Bayer and Janssen Research & Development have secured approval from the US Food and Drug Administration (FDA) for Xarelto (rivaroxaban) to prevent blood clots in acutely ill medical patients.
The approval has been granted for Xarelto to prevent venous thromboembolism (VTE) or blood clots in hospitalised acutely ill medical patients at risk for thromboembolic complications who are not at high risk of bleeding.
The approval was based on data from the Phase 3 clinical programme, which included the MAGELLAN and MARINER studies. Both trials assessed rivaroxaban to prevent VTE in acutely ill medical patients during hospitalisation and immediately following discharge.
MAGELLAN study, which was published in 2013, assessed the use of Xarelto in preventing VTE in hospitalised patients with an acute medical illness and restricted mobility.
The trial achieved its two co-primary efficacy endpoints, with Xarelto showing non-inferiority to enoxaparin in short-term use and superiority in long-term use compared to short-term use of enoxaparin followed by placebo.
Published in 2018, MARINER study assessed Xarelto to prevent VTE and VTE-related death following hospital discharge compared to placebo.
Xarelto considerably reduced symptomatic VTE with consistent and favourable safety, while it did not reduce the composite endpoint of VTE and VTE-related death in the study.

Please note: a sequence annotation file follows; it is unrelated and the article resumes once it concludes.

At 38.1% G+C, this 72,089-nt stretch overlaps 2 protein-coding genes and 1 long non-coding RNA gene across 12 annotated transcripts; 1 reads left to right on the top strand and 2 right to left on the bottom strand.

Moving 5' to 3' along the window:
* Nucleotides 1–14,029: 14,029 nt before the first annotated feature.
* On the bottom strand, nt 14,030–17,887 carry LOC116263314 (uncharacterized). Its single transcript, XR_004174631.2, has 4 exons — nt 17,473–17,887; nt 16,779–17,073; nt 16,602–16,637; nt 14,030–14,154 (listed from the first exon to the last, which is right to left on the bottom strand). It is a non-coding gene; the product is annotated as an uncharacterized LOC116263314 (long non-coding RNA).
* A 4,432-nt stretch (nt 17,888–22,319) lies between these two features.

Rivaroxaban is said to be the most indicated non-vitamin K antagonist oral anticoagulant (NOAC) across the world and is commercialised under the brand name Xarelto. It is approved for more venous and arterial thromboembolic (VAT) conditions compared to other NOACs.
Janssen Research & Development cardiovascular and metabolism global therapeutic area head Dr James List said: “Preventing blood clots is a critical priority for physicians treating patients with acute medical illnesses, which is why Janssen is pleased that the FDA approved the use of XARELTO to address this often fatal, yet preventable condition.
“Rather than facing daily injections with older anticoagulants, patients now have a new oral treatment option that will help prevent blood clots, both in the hospital and after hospital discharge.”